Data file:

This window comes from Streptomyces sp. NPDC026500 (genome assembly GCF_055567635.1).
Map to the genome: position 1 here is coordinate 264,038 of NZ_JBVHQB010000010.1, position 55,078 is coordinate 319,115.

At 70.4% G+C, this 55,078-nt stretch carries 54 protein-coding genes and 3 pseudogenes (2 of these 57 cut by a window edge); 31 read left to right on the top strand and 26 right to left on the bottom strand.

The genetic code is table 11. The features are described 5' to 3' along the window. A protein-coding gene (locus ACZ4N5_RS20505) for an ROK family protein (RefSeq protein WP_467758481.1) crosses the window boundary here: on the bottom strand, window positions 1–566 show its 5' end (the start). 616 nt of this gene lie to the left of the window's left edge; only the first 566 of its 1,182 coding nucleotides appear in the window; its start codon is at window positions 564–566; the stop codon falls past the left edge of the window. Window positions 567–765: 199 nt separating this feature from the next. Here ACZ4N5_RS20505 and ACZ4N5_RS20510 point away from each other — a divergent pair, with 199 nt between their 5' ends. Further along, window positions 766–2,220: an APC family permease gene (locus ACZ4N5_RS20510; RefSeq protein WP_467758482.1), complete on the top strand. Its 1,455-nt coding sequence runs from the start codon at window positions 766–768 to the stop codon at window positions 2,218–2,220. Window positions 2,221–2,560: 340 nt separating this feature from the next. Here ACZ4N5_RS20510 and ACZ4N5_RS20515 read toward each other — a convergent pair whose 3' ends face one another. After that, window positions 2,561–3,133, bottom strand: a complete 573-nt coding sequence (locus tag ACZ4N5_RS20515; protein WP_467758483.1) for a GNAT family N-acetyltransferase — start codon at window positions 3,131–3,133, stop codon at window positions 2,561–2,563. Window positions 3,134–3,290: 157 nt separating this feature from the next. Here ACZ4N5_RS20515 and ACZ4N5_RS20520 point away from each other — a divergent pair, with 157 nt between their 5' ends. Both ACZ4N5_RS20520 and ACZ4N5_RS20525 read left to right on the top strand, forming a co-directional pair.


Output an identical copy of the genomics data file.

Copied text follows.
This window comes from Streptomyces sp. NPDC026500 (genome assembly GCF_055567635.1).
Map to the genome: position 1 here is coordinate 264,038 of NZ_JBVHQB010000010.1, position 55,078 is coordinate 319,115.

At 70.4% G+C, this 55,078-nt stretch carries 54 protein-coding genes and 3 pseudogenes (2 of these 57 cut by a window edge); 31 read left to right on the top strand and 26 right to left on the bottom strand.

The genetic code is table 11. The features are described 5' to 3' along the window. A protein-coding gene (locus ACZ4N5_RS20505) for an ROK family protein (RefSeq protein WP_467758481.1) crosses the window boundary here: on the bottom strand, window positions 1–566 show its 5' end (the start). 616 nt of this gene lie to the left of the window's left edge; only the first 566 of its 1,182 coding nucleotides appear in the window; its start codon is at window positions 564–566; the stop codon falls past the left edge of the window. Window positions 567–765: 199 nt separating this feature from the next. Here ACZ4N5_RS20505 and ACZ4N5_RS20510 point away from each other — a divergent pair, with 199 nt between their 5' ends. Further along, window positions 766–2,220: an APC family permease gene (locus ACZ4N5_RS20510; RefSeq protein WP_467758482.1), complete on the top strand. Its 1,455-nt coding sequence runs from the start codon at window positions 766–768 to the stop codon at window positions 2,218–2,220. Window positions 2,221–2,560: 340 nt separating this feature from the next. Here ACZ4N5_RS20510 and ACZ4N5_RS20515 read toward each other — a convergent pair whose 3' ends face one another. After that, window positions 2,561–3,133, bottom strand: a complete 573-nt coding sequence (locus tag ACZ4N5_RS20515; protein WP_467758483.1) for a GNAT family N-acetyltransferase — start codon at window positions 3,131–3,133, stop codon at window positions 2,561–2,563. Window positions 3,134–3,290: 157 nt separating this feature from the next. Here ACZ4N5_RS20515 and ACZ4N5_RS20520 point away from each other — a divergent pair, with 157 nt between their 5' ends. Both ACZ4N5_RS20520 and ACZ4N5_RS20525 read left to right on the top strand, forming a co-directional pair.